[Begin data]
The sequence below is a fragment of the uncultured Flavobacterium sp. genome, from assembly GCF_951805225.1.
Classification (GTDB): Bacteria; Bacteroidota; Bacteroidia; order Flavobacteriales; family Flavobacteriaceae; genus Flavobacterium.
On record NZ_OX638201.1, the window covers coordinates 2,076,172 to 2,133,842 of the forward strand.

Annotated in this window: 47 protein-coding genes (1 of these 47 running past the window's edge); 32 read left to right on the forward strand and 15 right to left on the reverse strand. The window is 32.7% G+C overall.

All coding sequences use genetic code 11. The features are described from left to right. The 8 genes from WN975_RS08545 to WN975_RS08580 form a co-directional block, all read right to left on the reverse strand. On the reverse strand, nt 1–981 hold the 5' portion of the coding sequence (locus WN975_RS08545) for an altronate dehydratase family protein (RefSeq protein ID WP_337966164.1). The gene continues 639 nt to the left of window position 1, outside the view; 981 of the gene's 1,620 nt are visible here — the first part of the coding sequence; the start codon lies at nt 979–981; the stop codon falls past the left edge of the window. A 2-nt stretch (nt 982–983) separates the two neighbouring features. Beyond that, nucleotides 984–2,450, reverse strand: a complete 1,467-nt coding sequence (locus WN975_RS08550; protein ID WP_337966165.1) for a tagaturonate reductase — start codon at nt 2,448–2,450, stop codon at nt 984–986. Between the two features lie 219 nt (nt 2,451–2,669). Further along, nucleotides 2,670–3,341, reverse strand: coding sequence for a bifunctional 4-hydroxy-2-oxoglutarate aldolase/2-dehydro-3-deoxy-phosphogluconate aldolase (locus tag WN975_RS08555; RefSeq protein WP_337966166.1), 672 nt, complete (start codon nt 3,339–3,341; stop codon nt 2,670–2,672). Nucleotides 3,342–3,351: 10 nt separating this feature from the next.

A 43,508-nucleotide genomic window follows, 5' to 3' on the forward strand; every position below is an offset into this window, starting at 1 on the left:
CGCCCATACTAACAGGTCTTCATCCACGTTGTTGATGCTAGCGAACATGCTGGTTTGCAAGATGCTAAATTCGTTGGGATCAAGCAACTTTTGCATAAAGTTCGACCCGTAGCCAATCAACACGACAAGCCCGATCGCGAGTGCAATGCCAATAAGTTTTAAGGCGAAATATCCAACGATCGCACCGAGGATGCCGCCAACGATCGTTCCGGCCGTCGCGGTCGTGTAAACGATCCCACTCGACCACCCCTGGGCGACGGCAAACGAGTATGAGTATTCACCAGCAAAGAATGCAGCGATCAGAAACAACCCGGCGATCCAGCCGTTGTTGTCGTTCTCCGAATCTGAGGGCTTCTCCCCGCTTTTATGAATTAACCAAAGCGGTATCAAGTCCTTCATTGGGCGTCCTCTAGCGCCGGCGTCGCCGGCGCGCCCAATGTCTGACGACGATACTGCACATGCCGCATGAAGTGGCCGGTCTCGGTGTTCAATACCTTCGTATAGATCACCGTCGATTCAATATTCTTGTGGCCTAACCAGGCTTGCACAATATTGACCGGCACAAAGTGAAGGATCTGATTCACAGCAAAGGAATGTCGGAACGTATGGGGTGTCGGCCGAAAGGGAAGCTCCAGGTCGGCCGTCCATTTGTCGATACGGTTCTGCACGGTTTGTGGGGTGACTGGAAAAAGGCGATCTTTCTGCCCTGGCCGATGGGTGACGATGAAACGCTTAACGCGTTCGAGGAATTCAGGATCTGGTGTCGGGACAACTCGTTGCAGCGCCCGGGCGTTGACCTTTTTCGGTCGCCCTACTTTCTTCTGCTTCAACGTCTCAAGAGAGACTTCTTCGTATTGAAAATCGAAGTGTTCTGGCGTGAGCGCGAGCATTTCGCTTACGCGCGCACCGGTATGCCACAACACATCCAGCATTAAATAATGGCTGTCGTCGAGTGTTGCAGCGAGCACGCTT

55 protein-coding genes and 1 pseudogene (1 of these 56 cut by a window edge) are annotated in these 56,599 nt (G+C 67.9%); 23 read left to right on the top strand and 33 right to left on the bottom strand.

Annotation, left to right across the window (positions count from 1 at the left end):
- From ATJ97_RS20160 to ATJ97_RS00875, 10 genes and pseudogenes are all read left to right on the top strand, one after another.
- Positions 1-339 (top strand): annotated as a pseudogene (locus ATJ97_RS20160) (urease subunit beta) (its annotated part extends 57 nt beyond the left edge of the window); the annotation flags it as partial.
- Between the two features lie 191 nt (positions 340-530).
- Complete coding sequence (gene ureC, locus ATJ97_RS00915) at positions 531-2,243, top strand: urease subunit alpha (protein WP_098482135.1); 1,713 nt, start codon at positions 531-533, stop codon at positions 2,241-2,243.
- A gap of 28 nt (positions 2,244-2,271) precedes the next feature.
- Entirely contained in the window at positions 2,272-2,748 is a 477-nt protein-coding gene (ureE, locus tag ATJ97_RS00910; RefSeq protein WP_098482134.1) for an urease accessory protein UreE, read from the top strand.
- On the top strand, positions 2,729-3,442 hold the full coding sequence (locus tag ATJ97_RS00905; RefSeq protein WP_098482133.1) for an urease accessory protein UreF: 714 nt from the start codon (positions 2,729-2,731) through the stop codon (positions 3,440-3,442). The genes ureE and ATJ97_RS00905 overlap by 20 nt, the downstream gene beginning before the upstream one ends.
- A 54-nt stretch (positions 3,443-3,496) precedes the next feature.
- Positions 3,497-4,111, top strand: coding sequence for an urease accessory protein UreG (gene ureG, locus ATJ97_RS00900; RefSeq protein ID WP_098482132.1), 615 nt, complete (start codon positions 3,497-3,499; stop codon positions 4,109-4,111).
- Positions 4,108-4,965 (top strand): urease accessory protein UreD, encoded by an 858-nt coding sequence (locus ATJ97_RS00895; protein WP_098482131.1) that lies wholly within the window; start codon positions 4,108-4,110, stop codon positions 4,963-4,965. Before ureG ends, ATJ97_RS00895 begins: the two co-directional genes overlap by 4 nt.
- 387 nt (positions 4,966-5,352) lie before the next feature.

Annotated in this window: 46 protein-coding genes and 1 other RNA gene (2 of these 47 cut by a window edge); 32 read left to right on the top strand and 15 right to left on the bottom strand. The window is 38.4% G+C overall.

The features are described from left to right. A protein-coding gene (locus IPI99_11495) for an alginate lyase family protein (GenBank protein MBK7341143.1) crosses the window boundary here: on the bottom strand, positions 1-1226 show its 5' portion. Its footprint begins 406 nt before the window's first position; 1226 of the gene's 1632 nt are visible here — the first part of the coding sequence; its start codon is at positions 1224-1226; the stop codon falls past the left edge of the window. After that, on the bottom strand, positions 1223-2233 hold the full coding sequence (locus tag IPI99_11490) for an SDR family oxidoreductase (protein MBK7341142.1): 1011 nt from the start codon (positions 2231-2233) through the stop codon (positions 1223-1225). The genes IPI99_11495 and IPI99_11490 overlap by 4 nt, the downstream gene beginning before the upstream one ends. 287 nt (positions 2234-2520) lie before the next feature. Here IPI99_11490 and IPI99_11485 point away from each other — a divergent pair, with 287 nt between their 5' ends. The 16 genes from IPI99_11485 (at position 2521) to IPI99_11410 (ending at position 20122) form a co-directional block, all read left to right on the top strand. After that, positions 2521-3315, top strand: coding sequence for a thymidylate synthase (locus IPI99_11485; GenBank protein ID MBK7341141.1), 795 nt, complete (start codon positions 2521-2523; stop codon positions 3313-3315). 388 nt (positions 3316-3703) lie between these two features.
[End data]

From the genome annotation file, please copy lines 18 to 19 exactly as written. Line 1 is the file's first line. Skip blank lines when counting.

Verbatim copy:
- Positions 3,497-4,111, top strand: coding sequence for an urease accessory protein UreG (gene ureG, locus ATJ97_RS00900; RefSeq protein ID WP_098482132.1), 615 nt, complete (start codon positions 3,497-3,499; stop codon positions 4,109-4,111).
- Positions 4,108-4,965 (top strand): urease accessory protein UreD, encoded by an 858-nt coding sequence (locus ATJ97_RS00895; protein WP_098482131.1) that lies wholly within the window; start codon positions 4,108-4,110, stop codon positions 4,963-4,965. Before ureG ends, ATJ97_RS00895 begins: the two co-directional genes overlap by 4 nt.